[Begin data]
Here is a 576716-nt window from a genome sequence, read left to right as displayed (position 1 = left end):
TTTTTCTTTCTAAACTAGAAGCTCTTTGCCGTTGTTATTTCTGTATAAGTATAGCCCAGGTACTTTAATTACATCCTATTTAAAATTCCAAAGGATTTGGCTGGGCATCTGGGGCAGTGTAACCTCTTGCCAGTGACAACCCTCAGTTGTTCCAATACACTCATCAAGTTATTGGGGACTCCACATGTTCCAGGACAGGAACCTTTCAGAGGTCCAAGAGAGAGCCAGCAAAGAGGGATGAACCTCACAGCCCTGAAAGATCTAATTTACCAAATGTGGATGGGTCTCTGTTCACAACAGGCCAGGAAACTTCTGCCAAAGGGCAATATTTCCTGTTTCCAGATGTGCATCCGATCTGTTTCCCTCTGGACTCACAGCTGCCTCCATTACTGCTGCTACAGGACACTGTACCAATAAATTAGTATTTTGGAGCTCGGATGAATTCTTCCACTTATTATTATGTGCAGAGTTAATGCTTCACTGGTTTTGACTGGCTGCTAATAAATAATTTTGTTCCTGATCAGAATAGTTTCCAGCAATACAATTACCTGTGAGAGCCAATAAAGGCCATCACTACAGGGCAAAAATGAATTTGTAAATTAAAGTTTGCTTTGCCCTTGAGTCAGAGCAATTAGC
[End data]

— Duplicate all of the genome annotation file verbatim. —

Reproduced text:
Here is a 576716-nt window from a genome sequence, read left to right as displayed (position 1 = left end):
TTTTTCTTTCTAAACTAGAAGCTCTTTGCCGTTGTTATTTCTGTATAAGTATAGCCCAGGTACTTTAATTACATCCTATTTAAAATTCCAAAGGATTTGGCTGGGCATCTGGGGCAGTGTAACCTCTTGCCAGTGACAACCCTCAGTTGTTCCAATACACTCATCAAGTTATTGGGGACTCCACATGTTCCAGGACAGGAACCTTTCAGAGGTCCAAGAGAGAGCCAGCAAAGAGGGATGAACCTCACAGCCCTGAAAGATCTAATTTACCAAATGTGGATGGGTCTCTGTTCACAACAGGCCAGGAAACTTCTGCCAAAGGGCAATATTTCCTGTTTCCAGATGTGCATCCGATCTGTTTCCCTCTGGACTCACAGCTGCCTCCATTACTGCTGCTACAGGACACTGTACCAATAAATTAGTATTTTGGAGCTCGGATGAATTCTTCCACTTATTATTATGTGCAGAGTTAATGCTTCACTGGTTTTGACTGGCTGCTAATAAATAATTTTGTTCCTGATCAGAATAGTTTCCAGCAATACAATTACCTGTGAGAGCCAATAAAGGCCATCACTACAGGGCAAAAATGAATTTGTAAATTAAAGTTTGCTTTGCCCTTGAGTCAGAGCAATTAGC